What Do Your Toenails Say About Your Health?

  • By Judith Sullivan
  • 30 Mar, 2017
08 Dec, 2015
Author/blogger Reggie Simpson

Keep a Watchful Eye

Take a look at your toenails. What do you see? You may not have realised, but the way your toenails look and feel can say an awful lot about your overall health.

You should not only take care of your toenails, but also pay attention to their overall condition and question any changes.

It’s important to make yourself aware of the issues that may be indicated by your nails, so here are several conditions that may show through their condition:

Stress

You may have heard of hair falling out after a bout of severe stress, and as the nails are closely linked to hair, it should come as no surprise that they can begin to show symptoms too.

Throughout very stressful periods, you may begin to show horizontal white or discoloured lines on the nails. Rest assured, though, these are not permanent and will start to fade as the situation resolves.

Melanoma

Sometimes, discoloured lines running vertically from tip to cuticle can be a sign of cancerous melanomas or benign moles. These changes in nail pigmentation are often related to ethnicity and are usually more likely to present themselves in people of Asian or African descent.

Arthritis

People suffering from arthritis may notice small cysts that begin to grow on or around the cuticles. These are benign and will present no harm; however, it is important to get them seen to by a professional who will know the safest, most effective way to remove them.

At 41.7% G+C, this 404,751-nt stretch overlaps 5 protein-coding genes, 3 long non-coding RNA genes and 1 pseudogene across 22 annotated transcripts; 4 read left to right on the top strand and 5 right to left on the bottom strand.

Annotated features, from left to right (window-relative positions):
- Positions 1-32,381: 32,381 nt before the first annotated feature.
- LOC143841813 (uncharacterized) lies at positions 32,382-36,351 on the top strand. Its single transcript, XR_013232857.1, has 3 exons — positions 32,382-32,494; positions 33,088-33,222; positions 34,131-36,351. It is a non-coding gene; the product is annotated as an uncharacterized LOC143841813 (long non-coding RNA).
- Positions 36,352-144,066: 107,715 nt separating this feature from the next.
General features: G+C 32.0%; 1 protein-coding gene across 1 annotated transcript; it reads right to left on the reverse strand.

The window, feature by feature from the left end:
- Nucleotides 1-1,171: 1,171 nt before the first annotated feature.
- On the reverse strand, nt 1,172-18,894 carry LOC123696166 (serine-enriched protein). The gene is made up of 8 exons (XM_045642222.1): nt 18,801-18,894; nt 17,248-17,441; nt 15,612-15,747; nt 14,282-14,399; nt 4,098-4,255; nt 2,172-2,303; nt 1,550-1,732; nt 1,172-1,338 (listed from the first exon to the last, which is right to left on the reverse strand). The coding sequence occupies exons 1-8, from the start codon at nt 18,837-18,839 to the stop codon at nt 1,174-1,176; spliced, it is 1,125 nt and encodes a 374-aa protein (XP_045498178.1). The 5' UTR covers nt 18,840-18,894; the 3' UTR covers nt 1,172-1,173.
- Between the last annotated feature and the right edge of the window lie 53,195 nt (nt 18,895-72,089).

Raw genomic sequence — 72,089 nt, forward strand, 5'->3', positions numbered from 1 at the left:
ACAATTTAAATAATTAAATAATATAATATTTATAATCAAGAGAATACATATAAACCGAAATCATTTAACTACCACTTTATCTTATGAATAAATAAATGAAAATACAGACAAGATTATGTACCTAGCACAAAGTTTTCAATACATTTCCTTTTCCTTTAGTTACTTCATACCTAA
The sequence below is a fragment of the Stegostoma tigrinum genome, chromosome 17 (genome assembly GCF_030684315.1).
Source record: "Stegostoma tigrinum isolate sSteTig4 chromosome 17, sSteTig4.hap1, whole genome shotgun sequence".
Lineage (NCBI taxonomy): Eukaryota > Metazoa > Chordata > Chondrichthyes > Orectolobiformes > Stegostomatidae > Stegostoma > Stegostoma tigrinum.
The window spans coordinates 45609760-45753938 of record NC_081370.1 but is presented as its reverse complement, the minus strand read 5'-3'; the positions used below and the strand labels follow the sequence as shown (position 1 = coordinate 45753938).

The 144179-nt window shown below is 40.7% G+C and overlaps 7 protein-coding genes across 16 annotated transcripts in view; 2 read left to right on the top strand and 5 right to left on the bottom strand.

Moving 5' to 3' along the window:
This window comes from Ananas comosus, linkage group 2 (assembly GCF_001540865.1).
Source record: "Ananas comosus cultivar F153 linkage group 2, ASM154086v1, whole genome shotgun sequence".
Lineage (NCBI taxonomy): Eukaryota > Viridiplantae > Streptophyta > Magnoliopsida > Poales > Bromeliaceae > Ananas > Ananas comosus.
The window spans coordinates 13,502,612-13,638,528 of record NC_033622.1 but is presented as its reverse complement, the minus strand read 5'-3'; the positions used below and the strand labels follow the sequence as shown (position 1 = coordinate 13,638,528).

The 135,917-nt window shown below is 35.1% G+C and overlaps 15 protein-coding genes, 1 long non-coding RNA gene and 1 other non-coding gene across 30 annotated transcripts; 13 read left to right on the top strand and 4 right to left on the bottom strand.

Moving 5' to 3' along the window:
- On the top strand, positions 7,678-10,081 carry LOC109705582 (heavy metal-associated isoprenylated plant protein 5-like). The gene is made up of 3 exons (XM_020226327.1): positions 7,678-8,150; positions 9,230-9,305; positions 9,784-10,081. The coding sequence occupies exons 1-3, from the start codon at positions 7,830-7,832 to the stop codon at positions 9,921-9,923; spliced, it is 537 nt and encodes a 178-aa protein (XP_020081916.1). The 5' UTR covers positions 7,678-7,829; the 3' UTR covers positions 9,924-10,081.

Psoriasis

When you think of psoriasis, you may think of red patches on the skin. However, the nails can also be affected – usually in the form of a yellow or red patch of discolouration. Other visible signs may include indentations, white spots or black lines.

Kidney Disease

Acute or chronic disease of the kidney could be indicated through the nails. Symptoms include Beau’s Lines (horizontal stripes across the nail), ridged, rough nails that are often concave in shape and can often be a sign of anaemia, or white streaks or spots on the nail.

Darier Disease

The genetically transmitted Darier Disease usually occurs in adolescence. As it develops, those afflicted will notice wide stripes of red or while running from the cuticle to tip of their finger and toenails. It can also cause a V-shaped groove close to the fingertip.

If you think your nails could be indicative of something more serious, or if they simply need a little care and attention, Betafeet Podiatry offers nail care and nail surgery to ensure your health and comfort.


By Judith Sullivan 09 Dec, 2017
By Reggie Simpson
By Judith Sullivan 28 Sep, 2017

We are delighted to announce that prose written by our Practice Business Manager, Reggie Simpson, will be featured in the Rennie Grove Hospice Care’s Rhyme & Reason 2018 diary, now in its 26th year. The theme for this forthcoming year’s diary is ‘Freedom’. All proceeds from sales of the diary go to support this worthwhile charity.